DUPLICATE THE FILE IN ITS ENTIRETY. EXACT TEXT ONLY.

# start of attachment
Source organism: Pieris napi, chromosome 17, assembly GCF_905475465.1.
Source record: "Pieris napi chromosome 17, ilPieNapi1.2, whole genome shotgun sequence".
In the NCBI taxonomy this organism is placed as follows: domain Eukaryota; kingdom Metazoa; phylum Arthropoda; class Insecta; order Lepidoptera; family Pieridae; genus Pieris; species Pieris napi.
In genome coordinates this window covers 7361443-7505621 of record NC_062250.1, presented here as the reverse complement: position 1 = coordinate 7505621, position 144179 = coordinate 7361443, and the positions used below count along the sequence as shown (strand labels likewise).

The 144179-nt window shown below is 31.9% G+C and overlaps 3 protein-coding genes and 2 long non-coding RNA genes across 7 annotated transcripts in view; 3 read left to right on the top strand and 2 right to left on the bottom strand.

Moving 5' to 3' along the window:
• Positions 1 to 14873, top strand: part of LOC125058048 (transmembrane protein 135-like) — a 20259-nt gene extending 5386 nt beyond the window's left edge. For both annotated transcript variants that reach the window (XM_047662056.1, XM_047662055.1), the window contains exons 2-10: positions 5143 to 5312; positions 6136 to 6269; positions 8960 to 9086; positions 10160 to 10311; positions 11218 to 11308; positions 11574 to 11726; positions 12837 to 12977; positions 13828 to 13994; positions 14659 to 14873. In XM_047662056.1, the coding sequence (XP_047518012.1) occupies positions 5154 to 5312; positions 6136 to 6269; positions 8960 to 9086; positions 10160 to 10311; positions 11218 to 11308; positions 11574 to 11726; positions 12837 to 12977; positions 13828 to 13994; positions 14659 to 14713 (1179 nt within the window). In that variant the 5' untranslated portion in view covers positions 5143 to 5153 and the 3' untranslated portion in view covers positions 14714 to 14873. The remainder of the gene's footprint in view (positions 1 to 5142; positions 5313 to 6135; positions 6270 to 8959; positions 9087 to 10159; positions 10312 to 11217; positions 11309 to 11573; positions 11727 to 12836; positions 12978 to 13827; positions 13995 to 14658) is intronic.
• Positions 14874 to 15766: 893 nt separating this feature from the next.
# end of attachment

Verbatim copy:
Source organism: Pieris napi, chromosome 17, assembly GCF_905475465.1.
Source record: "Pieris napi chromosome 17, ilPieNapi1.2, whole genome shotgun sequence".
In the NCBI taxonomy this organism is placed as follows: domain Eukaryota; kingdom Metazoa; phylum Arthropoda; class Insecta; order Lepidoptera; family Pieridae; genus Pieris; species Pieris napi.
In genome coordinates this window covers 7361443-7505621 of record NC_062250.1, presented here as the reverse complement: position 1 = coordinate 7505621, position 144179 = coordinate 7361443, and the positions used below count along the sequence as shown (strand labels likewise).

The 144179-nt window shown below is 31.9% G+C and overlaps 3 protein-coding genes and 2 long non-coding RNA genes across 7 annotated transcripts in view; 3 read left to right on the top strand and 2 right to left on the bottom strand.

Moving 5' to 3' along the window:
• Positions 1 to 14873, top strand: part of LOC125058048 (transmembrane protein 135-like) — a 20259-nt gene extending 5386 nt beyond the window's left edge. For both annotated transcript variants that reach the window (XM_047662056.1, XM_047662055.1), the window contains exons 2-10: positions 5143 to 5312; positions 6136 to 6269; positions 8960 to 9086; positions 10160 to 10311; positions 11218 to 11308; positions 11574 to 11726; positions 12837 to 12977; positions 13828 to 13994; positions 14659 to 14873. In XM_047662056.1, the coding sequence (XP_047518012.1) occupies positions 5154 to 5312; positions 6136 to 6269; positions 8960 to 9086; positions 10160 to 10311; positions 11218 to 11308; positions 11574 to 11726; positions 12837 to 12977; positions 13828 to 13994; positions 14659 to 14713 (1179 nt within the window). In that variant the 5' untranslated portion in view covers positions 5143 to 5153 and the 3' untranslated portion in view covers positions 14714 to 14873. The remainder of the gene's footprint in view (positions 1 to 5142; positions 5313 to 6135; positions 6270 to 8959; positions 9087 to 10159; positions 10312 to 11217; positions 11309 to 11573; positions 11727 to 12836; positions 12978 to 13827; positions 13995 to 14658) is intronic.
• Positions 14874 to 15766: 893 nt separating this feature from the next.